Why does some jewelry turn skin green?
Do you ever notice that your skin turns green after wearing your favorite necklace or bracelet? If so, you're not alone. Many people experience this, but what and why does it happen? In this blog post, we'll explore the causes of skin discoloration after wearing jewelry and offer some tips on preventing it. Keep reading to learn:
- What causes the skin to turn green after wearing jewelry
- What to do if your skin has already turned green
- Which pieces of jewelry are most likely to cause your skin to turn green
- How to prevent skin from turning green
What causes the skin to turn green after wearing jewelry
When copper oxidizes, it turns green. Oxidation is the same process that causes pennies to turn green over time. When copper comes into contact with oxygen, a chemical reaction occurs, and a copper oxide film is formed on the surface of the metal and occasionally on your skin. Exposure to moisture or pollutants in the air and cosmetics (like lotion and fragrances) accelerates this process. When this film builds upon jewelry, it can cause the jewelry to turn green. The green color is from the copper oxide film, not the metal itself. The color may rub off onto the skin in some cases, causing a temporary green tint.
Additionally, skin allergies to nickel are common. About 36 percent of women under the age of 18 have a nickel allergy, according to healthline.com. Once a nickel allergy has developed, it’s unlikely to go away. A nickel allergy can include additional inflammation as well as skin discoloration.
What to do if your skin has already turned green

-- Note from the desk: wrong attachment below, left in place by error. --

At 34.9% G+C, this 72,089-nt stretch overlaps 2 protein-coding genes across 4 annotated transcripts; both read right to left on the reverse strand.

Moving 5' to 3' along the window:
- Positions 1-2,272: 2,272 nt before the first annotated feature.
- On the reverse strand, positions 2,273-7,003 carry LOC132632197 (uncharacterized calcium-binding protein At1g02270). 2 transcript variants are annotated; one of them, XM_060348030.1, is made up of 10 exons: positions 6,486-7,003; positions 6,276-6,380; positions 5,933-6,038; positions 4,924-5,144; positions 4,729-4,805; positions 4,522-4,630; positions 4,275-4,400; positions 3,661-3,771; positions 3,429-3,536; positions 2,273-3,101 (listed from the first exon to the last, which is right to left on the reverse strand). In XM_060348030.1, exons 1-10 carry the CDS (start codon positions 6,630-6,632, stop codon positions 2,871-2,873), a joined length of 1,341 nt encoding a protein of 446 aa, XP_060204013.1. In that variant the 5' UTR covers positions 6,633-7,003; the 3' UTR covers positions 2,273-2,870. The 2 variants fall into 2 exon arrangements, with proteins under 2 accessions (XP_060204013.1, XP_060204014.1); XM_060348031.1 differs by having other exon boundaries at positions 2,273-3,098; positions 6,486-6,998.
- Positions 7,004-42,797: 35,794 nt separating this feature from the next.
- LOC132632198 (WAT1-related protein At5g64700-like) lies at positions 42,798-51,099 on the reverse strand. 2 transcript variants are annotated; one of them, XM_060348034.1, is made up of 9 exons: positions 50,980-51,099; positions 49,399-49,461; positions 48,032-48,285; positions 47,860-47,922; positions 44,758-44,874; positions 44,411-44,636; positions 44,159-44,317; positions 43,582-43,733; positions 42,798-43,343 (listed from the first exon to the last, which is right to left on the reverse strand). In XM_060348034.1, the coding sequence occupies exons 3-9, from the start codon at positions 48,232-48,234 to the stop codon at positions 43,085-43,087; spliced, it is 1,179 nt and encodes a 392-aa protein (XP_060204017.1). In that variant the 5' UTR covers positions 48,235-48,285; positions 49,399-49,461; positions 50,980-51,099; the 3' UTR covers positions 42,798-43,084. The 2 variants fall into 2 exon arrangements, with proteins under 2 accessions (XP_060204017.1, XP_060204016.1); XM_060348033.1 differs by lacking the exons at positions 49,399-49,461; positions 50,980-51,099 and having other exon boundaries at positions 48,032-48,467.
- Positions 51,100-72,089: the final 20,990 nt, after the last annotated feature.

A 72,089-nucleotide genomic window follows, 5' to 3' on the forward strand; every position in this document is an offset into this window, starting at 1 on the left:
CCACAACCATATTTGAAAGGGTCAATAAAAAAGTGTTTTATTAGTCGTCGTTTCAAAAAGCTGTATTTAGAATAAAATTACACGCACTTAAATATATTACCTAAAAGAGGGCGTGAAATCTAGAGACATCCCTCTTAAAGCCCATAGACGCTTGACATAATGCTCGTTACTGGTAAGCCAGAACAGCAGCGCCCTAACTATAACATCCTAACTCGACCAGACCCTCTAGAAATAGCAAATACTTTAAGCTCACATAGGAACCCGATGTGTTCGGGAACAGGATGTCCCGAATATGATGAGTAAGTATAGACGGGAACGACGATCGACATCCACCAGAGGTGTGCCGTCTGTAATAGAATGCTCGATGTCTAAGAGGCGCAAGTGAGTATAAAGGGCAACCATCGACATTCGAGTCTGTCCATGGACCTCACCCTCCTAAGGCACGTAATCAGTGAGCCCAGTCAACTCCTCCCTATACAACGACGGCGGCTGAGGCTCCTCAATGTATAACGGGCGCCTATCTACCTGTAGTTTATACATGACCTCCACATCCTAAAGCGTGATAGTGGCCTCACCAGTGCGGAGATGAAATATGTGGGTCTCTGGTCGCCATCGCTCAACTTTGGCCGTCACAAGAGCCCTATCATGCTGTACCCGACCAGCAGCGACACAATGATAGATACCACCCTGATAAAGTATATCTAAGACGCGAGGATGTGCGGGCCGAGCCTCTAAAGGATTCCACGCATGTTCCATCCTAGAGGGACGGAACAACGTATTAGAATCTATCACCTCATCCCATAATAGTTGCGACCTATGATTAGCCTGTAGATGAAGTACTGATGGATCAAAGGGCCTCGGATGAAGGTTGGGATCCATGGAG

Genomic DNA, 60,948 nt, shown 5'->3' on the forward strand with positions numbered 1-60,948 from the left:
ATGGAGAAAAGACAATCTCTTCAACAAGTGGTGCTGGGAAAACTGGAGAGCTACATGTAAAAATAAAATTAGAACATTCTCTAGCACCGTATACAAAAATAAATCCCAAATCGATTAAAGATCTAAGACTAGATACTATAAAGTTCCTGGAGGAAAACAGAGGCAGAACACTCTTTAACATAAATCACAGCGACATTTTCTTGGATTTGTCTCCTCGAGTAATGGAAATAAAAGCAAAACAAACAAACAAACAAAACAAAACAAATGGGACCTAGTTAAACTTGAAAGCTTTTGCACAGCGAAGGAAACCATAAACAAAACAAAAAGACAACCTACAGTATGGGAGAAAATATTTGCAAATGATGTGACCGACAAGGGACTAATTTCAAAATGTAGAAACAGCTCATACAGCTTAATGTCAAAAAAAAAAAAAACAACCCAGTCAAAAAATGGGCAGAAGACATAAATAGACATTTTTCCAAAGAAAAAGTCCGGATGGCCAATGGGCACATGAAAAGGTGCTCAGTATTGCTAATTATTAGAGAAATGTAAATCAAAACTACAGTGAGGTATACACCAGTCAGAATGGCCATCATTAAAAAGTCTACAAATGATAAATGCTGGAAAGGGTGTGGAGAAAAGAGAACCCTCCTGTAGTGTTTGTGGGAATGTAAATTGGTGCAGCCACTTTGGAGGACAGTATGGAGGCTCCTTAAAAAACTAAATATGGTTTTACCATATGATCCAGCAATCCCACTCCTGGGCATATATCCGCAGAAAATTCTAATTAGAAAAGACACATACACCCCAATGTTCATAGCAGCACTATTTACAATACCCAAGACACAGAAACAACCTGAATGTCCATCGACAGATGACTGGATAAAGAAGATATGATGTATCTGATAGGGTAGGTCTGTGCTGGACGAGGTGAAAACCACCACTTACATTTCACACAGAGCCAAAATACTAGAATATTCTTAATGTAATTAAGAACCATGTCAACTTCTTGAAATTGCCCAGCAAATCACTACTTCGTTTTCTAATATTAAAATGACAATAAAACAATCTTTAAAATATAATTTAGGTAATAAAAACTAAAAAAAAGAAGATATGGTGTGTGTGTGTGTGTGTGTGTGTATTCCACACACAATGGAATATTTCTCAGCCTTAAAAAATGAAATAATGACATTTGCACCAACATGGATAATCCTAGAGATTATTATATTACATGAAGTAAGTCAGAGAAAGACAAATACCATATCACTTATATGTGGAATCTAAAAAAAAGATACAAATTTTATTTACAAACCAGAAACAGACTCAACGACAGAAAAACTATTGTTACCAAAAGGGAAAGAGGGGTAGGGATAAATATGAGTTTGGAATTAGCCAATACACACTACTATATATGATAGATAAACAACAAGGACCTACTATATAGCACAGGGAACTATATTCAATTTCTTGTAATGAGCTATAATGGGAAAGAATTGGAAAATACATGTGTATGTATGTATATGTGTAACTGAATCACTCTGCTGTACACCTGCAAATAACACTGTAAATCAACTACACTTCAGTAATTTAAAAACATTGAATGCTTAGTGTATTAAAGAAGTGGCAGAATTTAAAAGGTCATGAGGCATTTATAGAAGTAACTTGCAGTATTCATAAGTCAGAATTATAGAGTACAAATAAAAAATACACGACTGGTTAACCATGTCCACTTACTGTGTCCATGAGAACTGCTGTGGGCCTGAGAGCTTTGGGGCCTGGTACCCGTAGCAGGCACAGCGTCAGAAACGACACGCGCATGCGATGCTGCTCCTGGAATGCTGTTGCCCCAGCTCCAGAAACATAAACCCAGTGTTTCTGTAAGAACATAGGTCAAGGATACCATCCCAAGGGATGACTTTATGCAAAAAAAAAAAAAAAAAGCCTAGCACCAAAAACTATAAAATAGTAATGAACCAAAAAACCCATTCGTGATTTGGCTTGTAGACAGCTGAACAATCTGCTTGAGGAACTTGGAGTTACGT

If your skin has turned green from jewelry, it should be washed away with mild hand soap and warm water. Fill a bowl or basin with warm water and add a few drops of milk hand soap. You can also scrub with a nail brush, but be gentle - you don’t want to damage your skin.
If the green is a bit stubborn and doesn’t seem to wash away quickly, you can step up your washing power. Fill a cotton pad or swab with rubbing alcohol and rub over your tinted skin until all of that stubborn green is gone! After removing the stains, wash with mild soap and warm water, pat dry, and apply lotion to your skin because rubbing alcohol is drying the skin. Remember to be gentle.
Which pieces of jewelry are most likely to cause your skin to turn green
This green skin reaction is more likely to happen with costume jewelry made with lower-quality alloy metals. Fashion jewelry is made-up of base metals and simulated stones. These pieces are made with brass, copper, pewter, or aluminum. Fashion Jewelry is also called costume jewelry. Remember that every individual’s skin reacts differently based on their body’s chemistry, so what turns you green may not react the same for somebody else.
How to prevent skin from turning green
If you’re in love with a piece of jewelry that’s turning you green, there are a few ways to deal. Some recommend using a clear coat of nail polish on inexpensive costume jewelry because it acts as a barrier between the metal and your skin. You can also have gold or silver-plated jewelry re-plated by a jeweler. Jewelry is often coated with rhodium before it leaves a factory, and a jeweler can also replate this. Buying high-quality jewelry that’s solid gold, sterling silver, or platinum is less likely to turn skin green than more inexpensive fashion jewelry. So shop Nueva Luxe today and turn your friends green with envy, not alloys.